A remarkable convergence of thought is occurring in Northeast Ohioa growing understanding that our future depends on acting regionally. It's an understanding that many of our most serious environmental, social and economic problems are regional in scope. It's a recognition that our region's sprawling development patterns destroy communities and are not sustainable. And it includes a concern thatwith our fragmented, hodge-podge of local governmentswe have little ability to act regionally at present.
This convergence involves not only the "usual suspects," such as environmentalists, urban planners and transit advocates, but also a growing number of elected officials, religious leaders and members of the business community. Even people who once cheered "growth" at any cost are starting to question the long-term implications of investing public infrastructure dollars in new suburbs at the expense of older urban areas. They are recognizing that everyone in the region depends on a healthy urban core.
The EcoCity Cleveland Journal has covered the urban sprawl debates in Northeast Ohio, and we are proud to have played a role in heightening awareness about regional issues. In this publication we collect some of our best articles in one convenient package. We hope this will be a stimulating and useful toolplease read it, ponder it, and pass it on to friends and colleagues.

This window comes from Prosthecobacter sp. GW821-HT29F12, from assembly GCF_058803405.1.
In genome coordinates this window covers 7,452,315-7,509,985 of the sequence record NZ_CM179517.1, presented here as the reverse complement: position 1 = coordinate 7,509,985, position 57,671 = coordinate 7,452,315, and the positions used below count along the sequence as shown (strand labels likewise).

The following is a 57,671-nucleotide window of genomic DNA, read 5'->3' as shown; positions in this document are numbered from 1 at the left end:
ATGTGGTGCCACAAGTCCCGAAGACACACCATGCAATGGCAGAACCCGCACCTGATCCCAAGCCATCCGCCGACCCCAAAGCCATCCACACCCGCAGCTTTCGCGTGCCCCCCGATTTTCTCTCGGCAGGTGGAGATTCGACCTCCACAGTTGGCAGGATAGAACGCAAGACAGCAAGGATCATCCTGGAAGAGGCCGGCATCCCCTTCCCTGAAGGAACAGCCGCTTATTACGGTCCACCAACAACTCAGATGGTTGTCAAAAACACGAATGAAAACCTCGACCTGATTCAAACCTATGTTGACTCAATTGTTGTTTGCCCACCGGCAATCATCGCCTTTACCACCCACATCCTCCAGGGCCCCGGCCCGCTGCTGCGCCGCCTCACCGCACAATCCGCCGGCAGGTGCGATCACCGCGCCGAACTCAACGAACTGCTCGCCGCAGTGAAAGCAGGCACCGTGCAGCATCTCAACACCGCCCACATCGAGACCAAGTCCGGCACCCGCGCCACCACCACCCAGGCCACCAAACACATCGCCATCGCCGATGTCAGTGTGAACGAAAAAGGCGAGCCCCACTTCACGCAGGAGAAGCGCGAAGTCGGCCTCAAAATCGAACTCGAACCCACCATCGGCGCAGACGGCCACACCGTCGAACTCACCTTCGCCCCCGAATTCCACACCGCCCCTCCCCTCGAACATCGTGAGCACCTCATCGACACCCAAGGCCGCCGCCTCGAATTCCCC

We may not all agree on the diagnoses or cures presented in these pages, but we can all recognize our regional problems and enter the debate with open minds. The discussion about acting regionally has happened before in our history. Yet, in many ways, it is just beginning. We are groping toward regionalism, struggling to discover new forms of cooperation in a political atmosphere hostile to the idea of metro government. Maybe today we can finally come to grips with the regional forces shaping our future.
Corn Fields contents
Part 1: The history and cost of sprawl
Part 2: Local and regional responses
Part 3: Regional strategies